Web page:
Making decisions using the “Balcony View”

Timmy Duggan

During a meeting or in times of conflict and rumours, have you ever asked yourself 'What is really going on here?'. 

Are you able to maintain a level of composure in a hostile environment, or in one where a critical decision needs to be made?

Athletes and military personnel have the ability to observe and play at the same time. The ability to maintain perspective and stepping back in times of crisis or clogged scenarios is a reflection skill known as 'going to the balcony' or 'taking the balcony view', and it can be very useful.

The balcony may be an actual balcony, or it could be as simple as taking some time to gain a clearer perspective on the situation.

Picture yourself in an important meeting where a critical decision has to be made. Some decisions require you to get a clearer picture so you will need to 'go to the balcony'. In this scenario, you might move your chair back from the table to analyse. Or you might take a bit more time, and gain a different perspective to help make the decision. The key component is taking time to gather your thoughts.

Another key point with the balcony view is you are both an observer and a participant. You may have to go to the balcony and back into the meeting multiple times before you understand the context.  Going to the balcony gives you another perspective but it takes you away from the “battle”. This is why it is important to go back and forth from the balcony to interpret what is being said and what barriers to interpretation are in place.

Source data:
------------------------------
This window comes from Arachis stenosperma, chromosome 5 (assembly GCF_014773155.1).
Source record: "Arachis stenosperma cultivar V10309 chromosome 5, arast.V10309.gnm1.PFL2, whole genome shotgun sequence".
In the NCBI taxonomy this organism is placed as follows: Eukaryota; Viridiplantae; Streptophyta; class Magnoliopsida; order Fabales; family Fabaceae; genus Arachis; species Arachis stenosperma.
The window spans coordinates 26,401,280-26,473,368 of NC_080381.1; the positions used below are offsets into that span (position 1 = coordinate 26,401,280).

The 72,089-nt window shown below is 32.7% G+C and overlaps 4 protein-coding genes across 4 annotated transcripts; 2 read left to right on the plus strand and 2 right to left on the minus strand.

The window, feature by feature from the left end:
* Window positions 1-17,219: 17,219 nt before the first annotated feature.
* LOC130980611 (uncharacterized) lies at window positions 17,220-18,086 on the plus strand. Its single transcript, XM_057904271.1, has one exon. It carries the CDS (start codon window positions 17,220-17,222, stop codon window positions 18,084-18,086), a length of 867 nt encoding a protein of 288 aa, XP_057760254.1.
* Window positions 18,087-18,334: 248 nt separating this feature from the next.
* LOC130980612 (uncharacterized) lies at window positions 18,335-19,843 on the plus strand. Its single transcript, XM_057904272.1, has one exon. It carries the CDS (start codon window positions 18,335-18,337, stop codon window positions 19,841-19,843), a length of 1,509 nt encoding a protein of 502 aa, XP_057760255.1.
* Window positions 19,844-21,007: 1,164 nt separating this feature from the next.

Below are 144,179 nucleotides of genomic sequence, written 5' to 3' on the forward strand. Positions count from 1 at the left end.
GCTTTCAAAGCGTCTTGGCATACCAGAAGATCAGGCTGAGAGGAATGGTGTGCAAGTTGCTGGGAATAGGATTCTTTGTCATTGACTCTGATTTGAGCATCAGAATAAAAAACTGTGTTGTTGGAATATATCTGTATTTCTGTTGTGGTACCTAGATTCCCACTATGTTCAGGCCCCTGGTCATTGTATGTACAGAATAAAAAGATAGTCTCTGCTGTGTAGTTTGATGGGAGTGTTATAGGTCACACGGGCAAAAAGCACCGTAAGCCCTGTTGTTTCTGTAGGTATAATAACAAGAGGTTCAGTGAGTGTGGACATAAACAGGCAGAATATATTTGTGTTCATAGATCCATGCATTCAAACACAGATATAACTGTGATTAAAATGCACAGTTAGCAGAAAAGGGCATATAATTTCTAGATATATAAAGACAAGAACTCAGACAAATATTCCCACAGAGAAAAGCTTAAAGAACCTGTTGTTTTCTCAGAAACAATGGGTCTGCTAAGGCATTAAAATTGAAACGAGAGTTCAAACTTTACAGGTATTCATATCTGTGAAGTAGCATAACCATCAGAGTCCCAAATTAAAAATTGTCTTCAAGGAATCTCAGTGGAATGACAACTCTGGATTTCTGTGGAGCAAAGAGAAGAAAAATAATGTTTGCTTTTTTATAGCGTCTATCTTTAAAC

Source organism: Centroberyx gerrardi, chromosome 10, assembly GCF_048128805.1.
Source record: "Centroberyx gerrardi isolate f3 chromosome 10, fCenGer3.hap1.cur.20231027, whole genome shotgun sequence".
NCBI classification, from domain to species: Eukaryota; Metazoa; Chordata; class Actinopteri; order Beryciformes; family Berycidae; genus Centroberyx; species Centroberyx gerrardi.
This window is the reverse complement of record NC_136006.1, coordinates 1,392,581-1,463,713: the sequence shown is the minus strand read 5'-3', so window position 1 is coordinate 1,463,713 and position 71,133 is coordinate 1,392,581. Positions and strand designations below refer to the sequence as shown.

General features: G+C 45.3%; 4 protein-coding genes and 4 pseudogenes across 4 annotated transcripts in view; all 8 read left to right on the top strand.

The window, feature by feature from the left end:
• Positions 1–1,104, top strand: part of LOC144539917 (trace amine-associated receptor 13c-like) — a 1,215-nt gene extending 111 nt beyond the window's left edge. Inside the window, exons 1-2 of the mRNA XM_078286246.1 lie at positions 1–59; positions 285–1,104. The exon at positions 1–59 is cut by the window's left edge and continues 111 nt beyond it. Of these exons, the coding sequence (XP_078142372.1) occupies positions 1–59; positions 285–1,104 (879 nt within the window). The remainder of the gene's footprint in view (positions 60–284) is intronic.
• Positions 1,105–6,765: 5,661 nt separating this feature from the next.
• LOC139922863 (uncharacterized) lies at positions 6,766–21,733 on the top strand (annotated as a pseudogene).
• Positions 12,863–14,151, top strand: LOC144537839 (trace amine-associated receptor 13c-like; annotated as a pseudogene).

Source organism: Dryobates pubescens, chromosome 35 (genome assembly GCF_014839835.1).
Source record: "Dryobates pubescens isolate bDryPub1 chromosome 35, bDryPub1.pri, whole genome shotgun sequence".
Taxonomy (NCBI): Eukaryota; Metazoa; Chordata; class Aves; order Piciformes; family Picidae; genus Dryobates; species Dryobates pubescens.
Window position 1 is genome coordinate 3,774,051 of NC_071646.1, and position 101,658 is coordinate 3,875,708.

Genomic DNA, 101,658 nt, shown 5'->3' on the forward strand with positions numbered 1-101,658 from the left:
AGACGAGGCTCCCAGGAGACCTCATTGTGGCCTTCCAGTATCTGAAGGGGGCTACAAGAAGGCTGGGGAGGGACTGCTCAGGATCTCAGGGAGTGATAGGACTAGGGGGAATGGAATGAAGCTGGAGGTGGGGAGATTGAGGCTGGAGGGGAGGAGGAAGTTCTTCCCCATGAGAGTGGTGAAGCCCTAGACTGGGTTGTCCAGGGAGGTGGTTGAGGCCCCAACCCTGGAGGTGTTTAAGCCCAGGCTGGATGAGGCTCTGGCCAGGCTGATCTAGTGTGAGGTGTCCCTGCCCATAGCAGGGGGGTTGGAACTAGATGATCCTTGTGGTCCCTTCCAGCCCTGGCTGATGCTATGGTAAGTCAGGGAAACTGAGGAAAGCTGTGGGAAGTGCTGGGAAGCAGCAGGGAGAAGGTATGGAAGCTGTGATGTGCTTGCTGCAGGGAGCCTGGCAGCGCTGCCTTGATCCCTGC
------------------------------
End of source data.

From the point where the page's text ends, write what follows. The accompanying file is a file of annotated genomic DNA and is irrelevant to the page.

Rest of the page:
The hardest part is reflecting on yourself and seeing yourself from the balcony. This is a high-level leadership skill - analysing and reflecting on yourself from the balcony.

The next time you are in a meeting or when a decision is being made, have some practice at using the balcony view.

Here are some key points regarding going to the balcony:

  • Strengthen your ability to take a step back and observe
  • You may have to go back on the “floor” to get another angle/perspective
  • You are a participant and an observer
  • Today’s decision may mean something different tomorrow
  • Watch the body language of others - who supports who, observe the pushing and pulling of decision makers
  • Observe your own actions; seeing yourself objectively as you look down from the balcony is perhaps, the hardest task of all.

This activity works really well in our group discussions during leadership courses, but it is also an activity you can reflect on and practise when you are negotiating or making decisions 

Ref: Harvard Business Review: A Survival Guide for Leaders 2002